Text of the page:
- Support the body’s drainage system. A body under increased hormonal, physical, chemical, or emotional stress needs extra drainage support. Take products that help to thin and gently move the bile.
- Supplements and homeopathics can help to cleanse the liver, soften the bile, and promote liver, gallbladder, and bile duct drainage.
- TUDCA (tauroursodeoxycholic acid) is a water-soluble bile acid that can cleanse the liver, counteract the toxicity of regular bile, and aid in cellular protection.10
- Use a coffee enema. This therapy, recommended and detailed in my Ultimate Coffee Enema Program, is an exceptional method of purging bile and opening flow. Coffee contains caffeine and choleretics, which are substances that increase the volume and secretion of bile. During an enema, these substances stimulate the hemorrhoidal veins in the colon which connect directly to the hepatic (liver) portal vein system. Through this direct connection, the liver is actuated as well. The result is an increase in bile volume, secretion, and flow.
- Apply castor oil packs over the abdomen.
In summary, hormone balancing is tricky and if you wish to follow a natural treatment protocol, it is vital to have adequate function and drainage in the liver/gallbladder/bile duct system. Regardless of which hormones are off balance within you, take into consideration how your symptoms can be helped by eating foods and taking products that help to thin and gently move the bile. Protocols that reduce inflammation are also helpful.
The key could be working with drainage and addressing the role that estrogen plays with the liver, the bile duct, and the gallbladder. If it all seems a bit overwhelming, my At-Home Program for chronic illness can supply the what, when, why, and how to address your chronic illness.
- Njeze, Gabriel E. “Gallstones.” Nigerian journal of surgery: official publication of the Nigerian Surgical Research Society, vol. 19, no. 2, Jul-Dec 2013. Web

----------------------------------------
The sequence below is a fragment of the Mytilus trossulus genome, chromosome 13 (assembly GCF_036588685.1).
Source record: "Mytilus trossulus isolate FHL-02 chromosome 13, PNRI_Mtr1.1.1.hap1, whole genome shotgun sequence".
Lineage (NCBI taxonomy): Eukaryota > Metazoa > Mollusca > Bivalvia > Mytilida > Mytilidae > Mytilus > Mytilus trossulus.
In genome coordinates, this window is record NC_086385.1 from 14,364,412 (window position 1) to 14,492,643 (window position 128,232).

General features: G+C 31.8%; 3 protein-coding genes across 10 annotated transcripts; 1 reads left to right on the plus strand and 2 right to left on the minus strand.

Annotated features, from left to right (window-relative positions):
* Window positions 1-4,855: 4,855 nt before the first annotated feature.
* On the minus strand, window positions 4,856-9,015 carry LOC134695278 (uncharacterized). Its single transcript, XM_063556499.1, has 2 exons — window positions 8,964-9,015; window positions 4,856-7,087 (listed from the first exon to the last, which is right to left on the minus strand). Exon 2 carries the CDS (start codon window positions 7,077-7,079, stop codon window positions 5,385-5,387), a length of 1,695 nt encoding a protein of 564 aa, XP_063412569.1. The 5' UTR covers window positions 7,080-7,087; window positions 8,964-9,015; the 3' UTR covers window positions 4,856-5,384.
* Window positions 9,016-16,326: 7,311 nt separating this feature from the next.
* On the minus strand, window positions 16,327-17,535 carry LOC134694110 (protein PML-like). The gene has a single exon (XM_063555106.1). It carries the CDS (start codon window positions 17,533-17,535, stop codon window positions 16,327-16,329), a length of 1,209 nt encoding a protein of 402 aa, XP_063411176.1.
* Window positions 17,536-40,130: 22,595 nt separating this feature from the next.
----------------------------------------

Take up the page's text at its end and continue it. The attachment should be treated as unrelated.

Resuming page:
- Gomez-Pinilla, PJ et al. “Effects of Melatonin on Gallbladder Neuromuscular Function in Acute Cholecystitis.”J Pharmacol Exp Ther, vol 323, no. 1, Oct 2007. Web
- Völzke, Henry et al. “Association Between Thyroid Function and Gallstone Disease.” World journal of gastroenterology, vol. 11, no. 35, 21 Sept 2005. Web
- Laukkarinen, J et al. “Mechanism of the Prorelaxing Effect of Thyroxine on the Sphincter of Oddi.” Scand J Gastroenterol, vol. 37, no. 6, Jun 2002. Web
- Singletary, BK et al. “Estrogen and Progesterone Receptors in Human Gallbladder.” Hepatology, vol. 6, no. 4, Jul-Aug 1986. Web
- Genes, SE, “Role of the Liver in Hormone Metabolism and in the Regulation of Their Content in the Blood.” Arkh Patol, vol. 30, no.6, 1977. Web
- Cleary, MP and Grossmann, ME. “Obesity and Breast Cancer: The Estrogen Connection.” Endocrinology, vol. 150, no.6, Jun 2009. Web
- Ennour-Idrissi, Kaoutar, et al. “Effect of Physical Activity on Sex Hormones in Women: a Systematic Review and Meta-analysis of Randomized Controlled Trials.” Breast cancer research: BCR, vol. 17, no. 1, 5 Nov. 2015. Web
- Eliassen, A Heather, et al. “Physical Activity and Risk of Breast Cancer Among Postmenopausal Women.” Archives of internal medicine, vol. 170, no. 19, 25 Oct 2010. Web
- Vang, S et al. “The Unexpected Uses of Urso- and Tauroursodeoxycholic Acid in the Treatment of Non-liver Diseases.” Global Advances in Health and Medicine, Vol. 3, No. 3, May 2014. Web